07/03/2013 05:47 pm ET Updated Sep 02, 2013

Earle 6; Chipmunks 0


About this time last year, I wrote about adopting a black Labrador named Earle. So many people responded to the column I had to shut down comments after two (2). Given the avalanche of interest, an update is long overdue.

My dog is a damn cat.

I'm not prone to outbursts of such profanity, but I believe those kindly Lab rescue people duped me. To the naive eye, Earle looks like the most handsome specimen of black Labrador that ever trotted off Noah's Ark. But don't be fooled like I was last year.

Earle is a damn cat.

OK, I'll stop cursing, but I've been misled. Here are the facts.

I have a back yard.

I have an electric dog fence.

I don't know how to use the electric dog fence.

Earle roams my yard, which doesn't have a fence -- electric, wind-powered or otherwise.

I have chipmunks.

Many chipmunks.

Earle kills them.

According to one of my lazier Google searches, the American dog community has long since opined on why dogs track the standard eastern Chipmunk or "chippies," as they're called when not dangling lifelessly from the jaws of Canis lupis. The collective explanation for these attacks goes something like this:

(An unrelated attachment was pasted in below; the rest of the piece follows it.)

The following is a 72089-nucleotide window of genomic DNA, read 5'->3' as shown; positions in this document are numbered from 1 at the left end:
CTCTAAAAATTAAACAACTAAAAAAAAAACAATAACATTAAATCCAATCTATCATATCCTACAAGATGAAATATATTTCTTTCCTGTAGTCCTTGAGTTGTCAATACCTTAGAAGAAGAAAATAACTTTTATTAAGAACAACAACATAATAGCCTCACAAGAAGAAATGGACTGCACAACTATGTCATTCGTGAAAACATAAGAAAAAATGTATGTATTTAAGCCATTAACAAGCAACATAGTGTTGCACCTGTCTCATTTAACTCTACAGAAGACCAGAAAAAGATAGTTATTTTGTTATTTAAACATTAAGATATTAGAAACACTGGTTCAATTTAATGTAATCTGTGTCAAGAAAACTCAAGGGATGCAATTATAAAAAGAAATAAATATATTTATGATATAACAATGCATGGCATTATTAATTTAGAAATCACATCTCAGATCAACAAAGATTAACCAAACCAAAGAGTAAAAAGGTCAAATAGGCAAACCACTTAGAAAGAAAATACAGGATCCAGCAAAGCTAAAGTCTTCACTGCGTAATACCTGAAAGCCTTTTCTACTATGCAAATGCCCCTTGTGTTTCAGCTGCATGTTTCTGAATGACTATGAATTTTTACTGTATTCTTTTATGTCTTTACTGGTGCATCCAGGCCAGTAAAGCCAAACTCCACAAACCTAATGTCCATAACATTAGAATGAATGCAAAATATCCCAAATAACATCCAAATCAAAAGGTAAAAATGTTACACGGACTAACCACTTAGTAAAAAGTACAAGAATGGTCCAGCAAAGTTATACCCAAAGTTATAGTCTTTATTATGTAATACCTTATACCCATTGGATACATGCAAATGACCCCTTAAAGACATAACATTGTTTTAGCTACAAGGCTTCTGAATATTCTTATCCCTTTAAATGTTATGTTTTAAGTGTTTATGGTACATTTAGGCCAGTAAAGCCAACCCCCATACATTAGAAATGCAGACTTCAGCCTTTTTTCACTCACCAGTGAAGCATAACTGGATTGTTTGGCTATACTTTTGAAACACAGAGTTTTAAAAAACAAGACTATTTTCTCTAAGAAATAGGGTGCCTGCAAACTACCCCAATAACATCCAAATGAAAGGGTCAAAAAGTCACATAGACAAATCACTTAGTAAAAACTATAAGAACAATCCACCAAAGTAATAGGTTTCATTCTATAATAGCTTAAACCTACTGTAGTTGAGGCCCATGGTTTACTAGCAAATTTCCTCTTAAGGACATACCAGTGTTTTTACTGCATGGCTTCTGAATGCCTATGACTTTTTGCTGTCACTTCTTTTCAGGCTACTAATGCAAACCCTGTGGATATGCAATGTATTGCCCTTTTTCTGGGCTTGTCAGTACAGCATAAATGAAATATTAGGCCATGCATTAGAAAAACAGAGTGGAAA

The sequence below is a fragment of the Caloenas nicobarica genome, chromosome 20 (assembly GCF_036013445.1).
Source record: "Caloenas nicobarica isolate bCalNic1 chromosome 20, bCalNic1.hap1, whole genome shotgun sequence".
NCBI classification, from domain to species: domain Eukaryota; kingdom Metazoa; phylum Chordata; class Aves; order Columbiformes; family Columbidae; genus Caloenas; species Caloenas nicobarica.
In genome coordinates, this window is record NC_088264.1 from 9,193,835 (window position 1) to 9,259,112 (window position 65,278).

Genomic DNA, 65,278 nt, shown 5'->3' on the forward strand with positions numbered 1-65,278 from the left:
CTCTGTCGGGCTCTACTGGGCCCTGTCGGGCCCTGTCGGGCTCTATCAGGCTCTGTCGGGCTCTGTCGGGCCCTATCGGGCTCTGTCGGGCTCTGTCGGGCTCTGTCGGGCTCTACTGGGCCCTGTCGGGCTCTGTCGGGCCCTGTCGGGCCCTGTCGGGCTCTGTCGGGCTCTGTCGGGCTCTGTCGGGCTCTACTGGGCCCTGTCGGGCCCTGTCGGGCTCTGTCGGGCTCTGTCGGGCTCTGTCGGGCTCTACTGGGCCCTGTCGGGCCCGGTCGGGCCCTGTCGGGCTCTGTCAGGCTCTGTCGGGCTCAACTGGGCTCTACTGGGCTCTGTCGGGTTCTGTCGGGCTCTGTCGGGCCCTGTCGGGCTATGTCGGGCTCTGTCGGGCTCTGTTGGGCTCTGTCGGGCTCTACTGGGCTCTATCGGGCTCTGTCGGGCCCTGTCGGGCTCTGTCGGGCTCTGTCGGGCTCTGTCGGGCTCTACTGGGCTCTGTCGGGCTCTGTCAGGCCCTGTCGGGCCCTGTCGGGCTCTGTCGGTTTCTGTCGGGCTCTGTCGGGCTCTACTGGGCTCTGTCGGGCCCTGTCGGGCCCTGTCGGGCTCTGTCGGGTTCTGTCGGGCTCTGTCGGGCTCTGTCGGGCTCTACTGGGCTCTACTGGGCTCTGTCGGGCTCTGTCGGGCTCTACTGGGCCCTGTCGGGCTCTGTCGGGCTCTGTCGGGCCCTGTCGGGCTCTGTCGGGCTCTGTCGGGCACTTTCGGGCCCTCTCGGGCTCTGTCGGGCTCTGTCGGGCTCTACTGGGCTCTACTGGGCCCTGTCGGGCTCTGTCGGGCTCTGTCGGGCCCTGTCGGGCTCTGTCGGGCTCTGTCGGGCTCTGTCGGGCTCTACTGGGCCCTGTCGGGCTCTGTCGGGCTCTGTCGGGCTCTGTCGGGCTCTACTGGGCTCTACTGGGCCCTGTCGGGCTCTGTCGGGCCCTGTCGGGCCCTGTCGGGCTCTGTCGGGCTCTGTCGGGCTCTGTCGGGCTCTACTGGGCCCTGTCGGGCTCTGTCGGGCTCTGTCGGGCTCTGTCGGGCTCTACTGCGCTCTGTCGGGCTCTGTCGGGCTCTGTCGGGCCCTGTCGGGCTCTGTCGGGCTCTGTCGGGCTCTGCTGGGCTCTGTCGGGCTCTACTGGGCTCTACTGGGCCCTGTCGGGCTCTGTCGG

Dogs are natural born hunters. Chipmunks are natural born prey. A furry appetizer darts by -- maybe smirking as it does -- and what are dogs supposed to do? Instinct demands action. Instinct demands the dog wipe that smirk right off that chipmunk's mouth.

I get that. Me, I'm a card-carrying member of instinct. Whenever I hear the words, "Did you call about the septic tank?" I instinctively recoil and lie.

But here's what doesn't make sense in the doggie-eat-chippie scenario. Your average dog shouldn't be fast enough to catch a chipmunk, which, while not the Mensa of mammals, certainly is a speedy varmint. Chipmunk hunting is more a cat's speed.

Except for Earle.

The second a chipmunk leaves his burrow to visit a co-ed burrow, Earle pounces. He's got the fastest first move to the hoop since James Worthy (if one reader gets that reference to the former Tar Heel and L.A. Laker great, I will retire a mildly happy writer.) Once pinned to the soft earth, the chipmunk has two choices: play dead or play alive. Both options lack hope.

Earle releases the chipmunk. It flees. Earle pounces again. Then using what experts call his "mouth," Earle chomps-then-releases the chipmunk, which is no longer smirking or moving.

At this point in nature's ballet, I get the shovel and hurl. Six chipmunks have been dispatched so far. Each time, Earle looks forlorn as he watches the crude burial ritual. Each time, my yard is diminished. Here, the box turtle, fox, deer, hawk and bat live in peace -- why not the chippie?

Because I have a killer cat of a dog who plays Whac-A-Mole in my unfenced back yard.

There have been other issues.

Like when my mother-in-law visited last fall and made some sudden move and Earle bit her in an area usually reserved for sitting. Feelings and flanks were hurt. A subsequent inquiry, complete with witness testimony, failed to establish blame in the incident.

I chose not to publicly take sides.

Call it instinct.